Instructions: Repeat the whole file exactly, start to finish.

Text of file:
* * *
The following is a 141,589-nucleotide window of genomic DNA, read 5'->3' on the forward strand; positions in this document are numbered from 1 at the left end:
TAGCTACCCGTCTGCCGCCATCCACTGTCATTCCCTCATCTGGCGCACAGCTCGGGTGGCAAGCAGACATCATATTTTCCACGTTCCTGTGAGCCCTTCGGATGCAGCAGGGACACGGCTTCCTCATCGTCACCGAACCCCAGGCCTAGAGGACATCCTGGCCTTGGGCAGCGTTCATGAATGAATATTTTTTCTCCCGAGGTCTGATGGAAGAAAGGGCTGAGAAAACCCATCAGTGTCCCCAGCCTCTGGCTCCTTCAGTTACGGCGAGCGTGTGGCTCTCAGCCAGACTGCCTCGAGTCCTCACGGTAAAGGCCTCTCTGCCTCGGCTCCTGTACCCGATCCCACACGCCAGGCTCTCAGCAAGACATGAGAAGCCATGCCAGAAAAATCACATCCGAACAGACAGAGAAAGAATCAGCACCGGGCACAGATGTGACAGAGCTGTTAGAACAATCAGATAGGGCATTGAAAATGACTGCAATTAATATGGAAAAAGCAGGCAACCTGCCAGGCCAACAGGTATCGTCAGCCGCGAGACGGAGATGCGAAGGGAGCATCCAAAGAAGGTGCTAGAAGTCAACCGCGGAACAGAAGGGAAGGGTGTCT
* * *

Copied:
The following is a 141,589-nucleotide window of genomic DNA, read 5'->3' on the forward strand; positions in this document are numbered from 1 at the left end:
TAGCTACCCGTCTGCCGCCATCCACTGTCATTCCCTCATCTGGCGCACAGCTCGGGTGGCAAGCAGACATCATATTTTCCACGTTCCTGTGAGCCCTTCGGATGCAGCAGGGACACGGCTTCCTCATCGTCACCGAACCCCAGGCCTAGAGGACATCCTGGCCTTGGGCAGCGTTCATGAATGAATATTTTTTCTCCCGAGGTCTGATGGAAGAAAGGGCTGAGAAAACCCATCAGTGTCCCCAGCCTCTGGCTCCTTCAGTTACGGCGAGCGTGTGGCTCTCAGCCAGACTGCCTCGAGTCCTCACGGTAAAGGCCTCTCTGCCTCGGCTCCTGTACCCGATCCCACACGCCAGGCTCTCAGCAAGACATGAGAAGCCATGCCAGAAAAATCACATCCGAACAGACAGAGAAAGAATCAGCACCGGGCACAGATGTGACAGAGCTGTTAGAACAATCAGATAGGGCATTGAAAATGACTGCAATTAATATGGAAAAAGCAGGCAACCTGCCAGGCCAACAGGTATCGTCAGCCGCGAGACGGAGATGCGAAGGGAGCATCCAAAGAAGGTGCTAGAAGTCAACCGCGGAACAGAAGGGAAGGGTGTCT